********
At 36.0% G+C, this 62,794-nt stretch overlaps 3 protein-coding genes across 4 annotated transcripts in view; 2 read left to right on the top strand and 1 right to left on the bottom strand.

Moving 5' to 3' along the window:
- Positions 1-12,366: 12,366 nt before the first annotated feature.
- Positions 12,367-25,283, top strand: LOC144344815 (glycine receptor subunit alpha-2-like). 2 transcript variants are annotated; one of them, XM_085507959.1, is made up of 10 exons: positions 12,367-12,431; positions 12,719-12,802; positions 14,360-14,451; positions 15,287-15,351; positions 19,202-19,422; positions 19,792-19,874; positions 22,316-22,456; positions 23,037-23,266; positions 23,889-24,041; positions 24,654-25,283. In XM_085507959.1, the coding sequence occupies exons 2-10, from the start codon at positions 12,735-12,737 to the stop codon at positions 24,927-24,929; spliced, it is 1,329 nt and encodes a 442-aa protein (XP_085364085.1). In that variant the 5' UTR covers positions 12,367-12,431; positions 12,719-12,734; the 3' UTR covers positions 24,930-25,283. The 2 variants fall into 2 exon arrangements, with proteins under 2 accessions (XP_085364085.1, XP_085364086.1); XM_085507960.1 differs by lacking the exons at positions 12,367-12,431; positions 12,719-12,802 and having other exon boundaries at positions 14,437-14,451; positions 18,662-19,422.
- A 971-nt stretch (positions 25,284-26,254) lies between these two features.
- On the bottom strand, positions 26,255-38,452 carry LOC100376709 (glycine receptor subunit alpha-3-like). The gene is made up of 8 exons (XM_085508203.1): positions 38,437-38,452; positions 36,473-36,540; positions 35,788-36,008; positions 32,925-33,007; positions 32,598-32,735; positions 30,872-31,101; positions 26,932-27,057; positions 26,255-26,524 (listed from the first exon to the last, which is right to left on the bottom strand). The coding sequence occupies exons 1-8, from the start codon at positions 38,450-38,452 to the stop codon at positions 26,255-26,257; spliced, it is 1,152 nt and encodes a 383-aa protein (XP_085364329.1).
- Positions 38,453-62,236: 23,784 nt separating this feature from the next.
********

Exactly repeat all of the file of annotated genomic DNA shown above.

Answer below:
At 36.0% G+C, this 62,794-nt stretch overlaps 3 protein-coding genes across 4 annotated transcripts in view; 2 read left to right on the top strand and 1 right to left on the bottom strand.

Moving 5' to 3' along the window:
- Positions 1-12,366: 12,366 nt before the first annotated feature.
- Positions 12,367-25,283, top strand: LOC144344815 (glycine receptor subunit alpha-2-like). 2 transcript variants are annotated; one of them, XM_085507959.1, is made up of 10 exons: positions 12,367-12,431; positions 12,719-12,802; positions 14,360-14,451; positions 15,287-15,351; positions 19,202-19,422; positions 19,792-19,874; positions 22,316-22,456; positions 23,037-23,266; positions 23,889-24,041; positions 24,654-25,283. In XM_085507959.1, the coding sequence occupies exons 2-10, from the start codon at positions 12,735-12,737 to the stop codon at positions 24,927-24,929; spliced, it is 1,329 nt and encodes a 442-aa protein (XP_085364085.1). In that variant the 5' UTR covers positions 12,367-12,431; positions 12,719-12,734; the 3' UTR covers positions 24,930-25,283. The 2 variants fall into 2 exon arrangements, with proteins under 2 accessions (XP_085364085.1, XP_085364086.1); XM_085507960.1 differs by lacking the exons at positions 12,367-12,431; positions 12,719-12,802 and having other exon boundaries at positions 14,437-14,451; positions 18,662-19,422.
- A 971-nt stretch (positions 25,284-26,254) lies between these two features.
- On the bottom strand, positions 26,255-38,452 carry LOC100376709 (glycine receptor subunit alpha-3-like). The gene is made up of 8 exons (XM_085508203.1): positions 38,437-38,452; positions 36,473-36,540; positions 35,788-36,008; positions 32,925-33,007; positions 32,598-32,735; positions 30,872-31,101; positions 26,932-27,057; positions 26,255-26,524 (listed from the first exon to the last, which is right to left on the bottom strand). The coding sequence occupies exons 1-8, from the start codon at positions 38,450-38,452 to the stop codon at positions 26,255-26,257; spliced, it is 1,152 nt and encodes a 383-aa protein (XP_085364329.1).
- Positions 38,453-62,236: 23,784 nt separating this feature from the next.